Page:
Smart People - Movie Reviews - Rotten Tomatoes

Smart People Reviews

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November 7, 2016
Weird. Bad script, flat movie, but you won't see most of the actors act better than this. Especially Dennis Quaid; he was good/not a charming divorced father for once.
½ June 27, 2016
Dennis Quaid has a beer belly and badly needs a shave and a haircut as well as an attitude change.  He's a widowed English professor and no matter how many repeat students he gets he doesn't remember their names.  Ellen Page plays his daughter who is too caught up in the SATs or the Young Republicans to have any social graces let alone friends.  Thomas Hayden Church is Quaid's adopted brother Chuck.  He's a get rich quick guy making his living (or lack thereof) selling phone cards or helping people lose weight.  Chuck with his onesie and his quirky words of wisdom is the true star of the film and the reason I would recommend seeing this.  Be warned though.  It is certainly not a laugh a minute comedy or an action flick.  It's an often slow drama about some very unlikable people.  But it redeems itself and that's why I say watch it.
Super Reviewer
June 9, 2016
Smart people are not smart at all.
½ February 6, 2016
By inveigling a malleable and mordant sense of humor, Smart People mitigates its gaunt landscape and prudent plot -- which culminates in conventional fairy tale whimsy -- because it observes a great degree of solace in humanizing its dysfunctionally pretentious characters through the brandishing of their deep-seated insecurities regarding academic reputation, intellectual prowess, and perfectionism and highlighting their glaring social ineptitude with feisty -- often defensively drivel -- sarcasm.

Smart People is a facetiously caustic romantic comedy about a pompous, self-aggrandizing English professor, named Lawrence Wetherhold, played by the delightfully surly Dennis Quade. Considering the humorously begrudging manner nearly everyone offers when forced to interact with him, it is evident many find Lawrence an insufferably self-centered and condescending man. Vanessa (Ellen Page), his rigidly self-disciplined and academically-inclined daughter -- an apparent by product of her father -- might be the only person who idolizes and respects him, not only as a father, but as a serious writer (meanwhile, publishers have mistaken the ornate style of his writing and the turgid tone of his book for deliberate satire when, in reality, he's as pretentious as they come and his writing comes without a hint of irony). Lawrence's contentious son, James (Ashton Holmes) is fundamentally different from Lawrence and his sister. He's considerably more relaxed, emotionally intelligent, and socially successful. However, he feels undervalued and neglected by his father, so he maintains a safe emotional and physical distance from the family. Chuck (Haden Church), Lawrence's capricious and unreliable adopted brother is the complete antithesis of Lawrence and he aims to influence his brother, as well as his niece, to loosen up, expand their horizons, and lead more emotionally fulfilling lives. Dr. Janet Hartigan (Sarah Jessica Parker), the ER physician who tended to Lawrence after he experienced a seizure at the University's impound lot, might just present an opportunity for Lawrence to pursue something more meaningful and gratifying than the narcissistic way of life he has grown accustomed to.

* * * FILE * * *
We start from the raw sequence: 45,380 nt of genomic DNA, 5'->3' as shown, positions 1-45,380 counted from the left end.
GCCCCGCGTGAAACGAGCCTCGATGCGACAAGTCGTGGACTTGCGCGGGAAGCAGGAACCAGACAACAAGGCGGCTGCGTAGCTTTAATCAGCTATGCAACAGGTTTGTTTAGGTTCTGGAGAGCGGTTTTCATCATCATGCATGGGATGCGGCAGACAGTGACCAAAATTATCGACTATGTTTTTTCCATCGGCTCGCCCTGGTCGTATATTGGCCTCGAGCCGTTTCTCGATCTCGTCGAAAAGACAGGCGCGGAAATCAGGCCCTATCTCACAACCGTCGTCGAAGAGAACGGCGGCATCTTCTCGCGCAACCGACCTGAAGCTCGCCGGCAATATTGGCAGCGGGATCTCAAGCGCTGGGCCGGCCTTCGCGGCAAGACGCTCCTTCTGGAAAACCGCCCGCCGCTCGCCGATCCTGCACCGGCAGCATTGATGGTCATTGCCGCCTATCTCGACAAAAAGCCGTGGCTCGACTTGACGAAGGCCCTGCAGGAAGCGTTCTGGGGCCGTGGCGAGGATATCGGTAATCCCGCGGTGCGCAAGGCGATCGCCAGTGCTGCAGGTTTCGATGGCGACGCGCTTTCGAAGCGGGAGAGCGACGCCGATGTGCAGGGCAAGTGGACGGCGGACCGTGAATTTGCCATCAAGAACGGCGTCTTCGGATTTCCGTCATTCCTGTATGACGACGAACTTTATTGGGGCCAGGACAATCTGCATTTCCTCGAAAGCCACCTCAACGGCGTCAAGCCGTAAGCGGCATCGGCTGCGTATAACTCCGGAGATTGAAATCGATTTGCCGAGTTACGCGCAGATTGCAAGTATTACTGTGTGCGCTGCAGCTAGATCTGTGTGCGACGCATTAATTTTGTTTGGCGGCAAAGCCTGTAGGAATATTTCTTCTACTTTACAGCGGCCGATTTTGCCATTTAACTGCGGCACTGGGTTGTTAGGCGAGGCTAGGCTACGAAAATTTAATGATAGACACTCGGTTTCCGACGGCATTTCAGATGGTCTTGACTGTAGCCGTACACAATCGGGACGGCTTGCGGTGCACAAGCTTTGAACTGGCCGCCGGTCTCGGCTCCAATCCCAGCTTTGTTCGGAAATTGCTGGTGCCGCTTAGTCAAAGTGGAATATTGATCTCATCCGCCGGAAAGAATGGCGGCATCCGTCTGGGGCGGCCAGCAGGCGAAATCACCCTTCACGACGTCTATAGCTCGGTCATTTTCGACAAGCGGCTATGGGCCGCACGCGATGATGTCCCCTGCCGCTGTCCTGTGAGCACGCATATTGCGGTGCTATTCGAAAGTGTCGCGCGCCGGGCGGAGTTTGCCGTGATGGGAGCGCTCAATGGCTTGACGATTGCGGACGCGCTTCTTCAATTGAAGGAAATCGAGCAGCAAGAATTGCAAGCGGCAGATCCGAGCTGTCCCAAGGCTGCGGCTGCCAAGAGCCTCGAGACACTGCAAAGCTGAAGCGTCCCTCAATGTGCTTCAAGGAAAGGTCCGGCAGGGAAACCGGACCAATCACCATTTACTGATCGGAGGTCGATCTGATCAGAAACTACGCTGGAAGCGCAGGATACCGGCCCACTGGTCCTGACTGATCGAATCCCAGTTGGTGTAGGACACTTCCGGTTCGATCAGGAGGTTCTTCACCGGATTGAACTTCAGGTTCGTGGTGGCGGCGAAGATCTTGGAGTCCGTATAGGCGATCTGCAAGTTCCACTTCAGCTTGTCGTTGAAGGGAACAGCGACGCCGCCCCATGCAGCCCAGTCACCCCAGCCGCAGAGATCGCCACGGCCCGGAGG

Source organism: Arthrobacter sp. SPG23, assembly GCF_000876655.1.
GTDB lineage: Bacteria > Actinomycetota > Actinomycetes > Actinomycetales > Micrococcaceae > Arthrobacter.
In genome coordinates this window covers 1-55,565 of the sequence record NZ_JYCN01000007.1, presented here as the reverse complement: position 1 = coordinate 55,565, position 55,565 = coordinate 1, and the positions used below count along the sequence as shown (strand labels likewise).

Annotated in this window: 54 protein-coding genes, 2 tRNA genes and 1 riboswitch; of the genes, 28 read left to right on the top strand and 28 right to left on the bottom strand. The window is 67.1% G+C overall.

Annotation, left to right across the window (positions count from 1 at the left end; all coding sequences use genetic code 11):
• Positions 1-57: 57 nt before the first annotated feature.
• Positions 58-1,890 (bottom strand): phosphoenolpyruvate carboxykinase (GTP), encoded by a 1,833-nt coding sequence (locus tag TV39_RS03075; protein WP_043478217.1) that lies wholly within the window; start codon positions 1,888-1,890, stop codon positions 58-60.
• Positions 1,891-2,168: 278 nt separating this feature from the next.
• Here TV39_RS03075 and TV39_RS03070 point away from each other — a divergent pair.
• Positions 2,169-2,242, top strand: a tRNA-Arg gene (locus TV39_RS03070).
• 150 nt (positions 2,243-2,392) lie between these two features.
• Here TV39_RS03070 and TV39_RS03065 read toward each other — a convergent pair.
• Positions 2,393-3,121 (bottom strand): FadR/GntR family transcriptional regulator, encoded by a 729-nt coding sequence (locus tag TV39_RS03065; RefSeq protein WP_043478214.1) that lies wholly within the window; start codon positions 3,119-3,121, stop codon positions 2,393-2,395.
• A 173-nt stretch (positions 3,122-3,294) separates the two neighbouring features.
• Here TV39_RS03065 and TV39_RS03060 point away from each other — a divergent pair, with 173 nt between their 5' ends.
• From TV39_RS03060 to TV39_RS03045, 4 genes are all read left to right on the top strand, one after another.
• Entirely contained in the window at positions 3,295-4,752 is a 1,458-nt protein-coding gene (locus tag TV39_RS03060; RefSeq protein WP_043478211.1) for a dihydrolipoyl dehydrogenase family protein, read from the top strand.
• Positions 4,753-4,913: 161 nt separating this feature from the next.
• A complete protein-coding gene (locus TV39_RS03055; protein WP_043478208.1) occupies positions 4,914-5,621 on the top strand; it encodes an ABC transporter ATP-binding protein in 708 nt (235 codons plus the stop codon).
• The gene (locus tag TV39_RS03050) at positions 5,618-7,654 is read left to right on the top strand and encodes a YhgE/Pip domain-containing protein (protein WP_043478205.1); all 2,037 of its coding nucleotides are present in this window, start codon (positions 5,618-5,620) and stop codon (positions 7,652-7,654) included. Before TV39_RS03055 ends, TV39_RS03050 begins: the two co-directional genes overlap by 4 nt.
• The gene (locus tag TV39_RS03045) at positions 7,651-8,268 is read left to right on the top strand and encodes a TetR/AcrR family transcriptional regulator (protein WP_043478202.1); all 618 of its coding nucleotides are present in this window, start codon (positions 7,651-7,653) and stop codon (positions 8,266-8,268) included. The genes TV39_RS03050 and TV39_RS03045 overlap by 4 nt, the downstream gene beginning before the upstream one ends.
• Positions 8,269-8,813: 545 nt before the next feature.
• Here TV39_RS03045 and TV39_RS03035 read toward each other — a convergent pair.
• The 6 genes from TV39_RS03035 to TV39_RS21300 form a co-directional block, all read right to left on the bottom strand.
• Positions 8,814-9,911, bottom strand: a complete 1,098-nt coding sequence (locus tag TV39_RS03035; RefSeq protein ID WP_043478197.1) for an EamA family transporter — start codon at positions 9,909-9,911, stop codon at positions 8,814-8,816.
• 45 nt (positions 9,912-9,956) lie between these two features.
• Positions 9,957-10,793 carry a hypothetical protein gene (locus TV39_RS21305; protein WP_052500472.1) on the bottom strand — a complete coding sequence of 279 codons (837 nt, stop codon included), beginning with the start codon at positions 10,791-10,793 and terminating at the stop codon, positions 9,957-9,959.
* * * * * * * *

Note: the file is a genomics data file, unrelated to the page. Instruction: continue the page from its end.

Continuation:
The premise is scarcely pliant and harbors little in the way of freshness. Although Smart People does feature a narrative that satisfies a lukewarm entertainment value, it saunters down the beaten path of similar, more fruitfully insightful films. Moreover, a handful of scenes were a tad unseemly because their execution appeared forced or exaggerated, which was somewhat distracting throughout the film. For example, when Lawrence is in Janet's apartment after their second "face-to-face conversation" a.k.a date, he makes the first move towards physical intimacy and the couple experience their first kiss. I'm assuming Quade meant to reveal a stroke of passion from his character, only he is unsuccessful because, at the angle this scene is shot, it actually appears as though he just started sucking on and eating her face, likely catching Parker completely off guard as she just sat there helpless to do anything. His lips had completely concealed her mouth too, so whether or not she was even kissing him back or responding at all remains a mystery. It was very awkward indeed.

[C-] -- 53%
November 13, 2015